Hemisphere light color mix

Hey all,
Can someone explain to me the proper way to set up hemisphere light in 164+, the way it works? Say I want 0xFF0000 red, 0x0000FF blue, testing on a sphere, I get only the poles to receive my colours. The rest is white. Using a third of the colours per channel gives me the expected colours. so 0x330000 and 0x000033. Above the values are clamped to 255 and all is mostly white. To my understanding, the color should be the average of 2 dotprods. (normal to light dir and the inverse) or a mix based on the complement of the first one no matter the intensity. Is there a param non documented that I miss? Also as I increase/decrease the intensity for the same test scene, I keep the intended colours using 0.33, fine, but I see the ground color gets more importance vs the sky while I still should have at the equator of my test sphere 50% of both colours no matter the intensity. Then the position, which seams to be a direction insteadâ€¦

Can someone clarify a bit please?

This is not a correct assumption for a physically-based lighting model, and in general there is no guarantee that reflected light will have the same RGB values as incoming light. Results will also depend on choices like material parameters, rendering color space, tone mapping, exposureâ€¦ Iâ€™m not sure what decisions youâ€™ve made there, or whether youâ€™re using a framework like R3F or Threlte that has additional defaults.

There were important changes in r155, described in â€”

You might find the answers youâ€™re looking for there, and in particularâ€¦

• Light intensities are not internally scaled by factor `PI` anymore. This so called artist-friendly light intensity scaling factor was in place to make it easier to achieve good looking lighting with intensities around `1`. However, in context of physically correct lighting such scaling factors are incorrect and make it impossible to use proper SI units.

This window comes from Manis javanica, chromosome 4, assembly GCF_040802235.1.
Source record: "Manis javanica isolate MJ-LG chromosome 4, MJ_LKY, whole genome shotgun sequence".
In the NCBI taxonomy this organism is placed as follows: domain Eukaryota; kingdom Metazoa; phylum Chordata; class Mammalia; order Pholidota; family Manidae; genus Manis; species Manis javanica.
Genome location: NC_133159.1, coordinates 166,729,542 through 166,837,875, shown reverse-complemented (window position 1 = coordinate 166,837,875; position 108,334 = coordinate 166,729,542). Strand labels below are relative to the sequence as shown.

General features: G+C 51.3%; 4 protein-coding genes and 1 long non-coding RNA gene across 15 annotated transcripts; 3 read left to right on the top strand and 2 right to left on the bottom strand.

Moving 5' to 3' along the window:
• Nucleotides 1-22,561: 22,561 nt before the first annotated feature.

â€¦ try applying a factor of Math.PI to your intensities?

For absolute control of RGB values coming from your surface, you may prefer to use a custom shader or MatCap material.

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thx for the reply Don. Iâ€™ve red about the changes, still am actually!
Iâ€™m not totally sold on your statements tho (not saying they are wrong!). But in a basic scene with basic phong material, no other light than this hemisphere, I do expect a gradian and the right colours instead them to quickly get clamped at the equator while the poles (in my sphere case) have not yet reached the colours I gave while increasing intensity. I can imagine some differences for the PB model, but here we talk burned to death colours for the same intensity vs if I pass each rgb to a third of their values per channel.

try applying a factor of Math.PI to your intensities?..
My editor is 1mm = 1 unit and seek a concordance for my exports. Basically factor 100. At my scale PI doesnâ€™t really helps. But may be I need to try export at this scale as I do for my blender exports.

For absolute control of RGB values coming from your surface, you may prefer to use a custom shaderâ€¦

Yes, and thatâ€™s probably what Iâ€™ll end up doing at a later stage, after I saw the flamingo example shader, which makes more sense to me (when properties/factors are available as in the shader). Tho, I will for the time being simply use the 1/3 of value hack, as it perfectly works for my needs and my incorrect assumption!

thx again for the fast reply

About the factor of PI â€“ what I mean is that perhaps your â€ś1/3 of value hackâ€ť is really just an approximation of `light.intensity /= Math.PI`, and not necessarily a hack at all.

Just tried and while it does produce much better results than before for the same params. Itâ€™s not yet as my brain expect it nor respecting the colors as by directly affecting the rgb channels. Before I go on with this. I first need to have a proper environment to compare (my program to 3js ) with unit conversion / distances, factors etcâ€¦ Right now I can manage for any custom work to adjust the values I need but I need a solid solution for my exports.
Thx again Don.